Jacqui Detmar is >>posting this question on behalf of a colleague.
She would like to start archiving human placenta tissue and was
wondering what would be an ideal fixative.<< and John Kiernan notes -
as he and I are always noting - that choosing a fixative with a secret
composition isn't a good idea.
If a working surgical pathologist from the country with 5% of the
world's population and 75% of the world's lawyers may suggest: What
we're doing here is archiving tissue for twenty years, since a lawsuit
against the obstetrician may be filed until the child reaches
majority, and then some. (If your kid flunks out of college, sue the
Certainly paraffin embedding (without cutting sections) would be the
safest way to go, and would probably result in the smallest volume of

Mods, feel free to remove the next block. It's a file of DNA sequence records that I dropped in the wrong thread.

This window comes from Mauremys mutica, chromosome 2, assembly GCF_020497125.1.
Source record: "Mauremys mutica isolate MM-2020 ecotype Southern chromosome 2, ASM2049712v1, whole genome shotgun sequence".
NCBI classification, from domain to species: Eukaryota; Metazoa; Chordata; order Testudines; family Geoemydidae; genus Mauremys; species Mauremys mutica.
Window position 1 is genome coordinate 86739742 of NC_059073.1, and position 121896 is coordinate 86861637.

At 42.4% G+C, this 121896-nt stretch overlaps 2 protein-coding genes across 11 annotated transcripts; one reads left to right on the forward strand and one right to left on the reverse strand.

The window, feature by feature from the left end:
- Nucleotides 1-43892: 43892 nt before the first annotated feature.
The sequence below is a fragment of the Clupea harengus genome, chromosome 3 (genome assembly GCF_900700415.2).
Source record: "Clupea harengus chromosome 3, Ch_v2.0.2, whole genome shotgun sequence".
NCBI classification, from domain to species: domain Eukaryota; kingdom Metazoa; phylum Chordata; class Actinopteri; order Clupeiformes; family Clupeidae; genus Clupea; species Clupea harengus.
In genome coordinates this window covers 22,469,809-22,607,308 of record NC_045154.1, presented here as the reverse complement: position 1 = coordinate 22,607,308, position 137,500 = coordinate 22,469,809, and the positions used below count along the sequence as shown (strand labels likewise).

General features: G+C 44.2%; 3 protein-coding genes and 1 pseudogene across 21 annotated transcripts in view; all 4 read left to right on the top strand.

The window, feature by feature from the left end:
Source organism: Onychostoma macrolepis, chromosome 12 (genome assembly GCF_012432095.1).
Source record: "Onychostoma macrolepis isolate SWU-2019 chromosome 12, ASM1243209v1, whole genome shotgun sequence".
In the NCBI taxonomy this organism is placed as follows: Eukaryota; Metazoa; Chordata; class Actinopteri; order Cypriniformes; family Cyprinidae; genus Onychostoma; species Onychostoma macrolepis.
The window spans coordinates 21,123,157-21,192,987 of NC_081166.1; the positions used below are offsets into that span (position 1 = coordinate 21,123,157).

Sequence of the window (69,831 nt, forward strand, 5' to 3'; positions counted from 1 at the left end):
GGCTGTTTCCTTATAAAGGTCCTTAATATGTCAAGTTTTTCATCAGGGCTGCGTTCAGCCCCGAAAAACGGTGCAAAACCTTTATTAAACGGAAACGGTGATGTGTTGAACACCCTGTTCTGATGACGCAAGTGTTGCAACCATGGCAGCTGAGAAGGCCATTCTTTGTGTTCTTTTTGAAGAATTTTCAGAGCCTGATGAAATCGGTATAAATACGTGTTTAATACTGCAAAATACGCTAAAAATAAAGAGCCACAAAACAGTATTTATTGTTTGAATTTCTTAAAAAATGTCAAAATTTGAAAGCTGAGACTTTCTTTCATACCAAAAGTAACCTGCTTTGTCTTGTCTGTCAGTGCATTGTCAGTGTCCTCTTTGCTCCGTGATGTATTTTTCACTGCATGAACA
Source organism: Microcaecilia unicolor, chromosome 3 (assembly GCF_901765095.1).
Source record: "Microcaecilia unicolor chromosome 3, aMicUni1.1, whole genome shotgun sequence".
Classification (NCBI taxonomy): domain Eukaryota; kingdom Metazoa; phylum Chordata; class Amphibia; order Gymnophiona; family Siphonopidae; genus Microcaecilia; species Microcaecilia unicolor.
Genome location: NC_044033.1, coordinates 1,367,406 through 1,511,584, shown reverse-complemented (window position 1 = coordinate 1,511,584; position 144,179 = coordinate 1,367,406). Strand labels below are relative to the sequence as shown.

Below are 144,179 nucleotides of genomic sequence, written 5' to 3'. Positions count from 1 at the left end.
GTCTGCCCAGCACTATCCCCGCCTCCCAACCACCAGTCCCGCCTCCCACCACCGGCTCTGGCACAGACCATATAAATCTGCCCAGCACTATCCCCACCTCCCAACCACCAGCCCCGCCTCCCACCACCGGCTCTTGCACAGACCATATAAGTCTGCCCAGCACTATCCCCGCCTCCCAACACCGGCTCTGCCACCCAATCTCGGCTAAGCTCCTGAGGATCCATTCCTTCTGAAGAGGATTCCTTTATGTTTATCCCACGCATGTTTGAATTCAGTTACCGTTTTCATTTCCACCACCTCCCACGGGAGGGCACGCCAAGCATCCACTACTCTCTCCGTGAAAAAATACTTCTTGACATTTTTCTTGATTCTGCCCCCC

material you had to store.
Alternatively you might fix the tissue in neutral buffered formalin
(after dissection of the specimen), wash the formaldehyde out, and
store the tissue in 70% alcohol. You could then seal the tissue into
plastic bags (can't remember the plastic - may have been PVC). I've
seen archival autopsy tissue stored like this, and be recoverable
Of course - in the USA anyway - all this work would get you and the
pathologist paid only the low fee for a gross examination. Since most
of the pathologist's time is spent grossing the specimen rather than
doing the microscopy, archiving tissue without preparing slides makes
sense only if the pathologist's time is reckoned as being worth
Which of course is usually the case.
Samurai Pathologist (and always reluctant placentologist)
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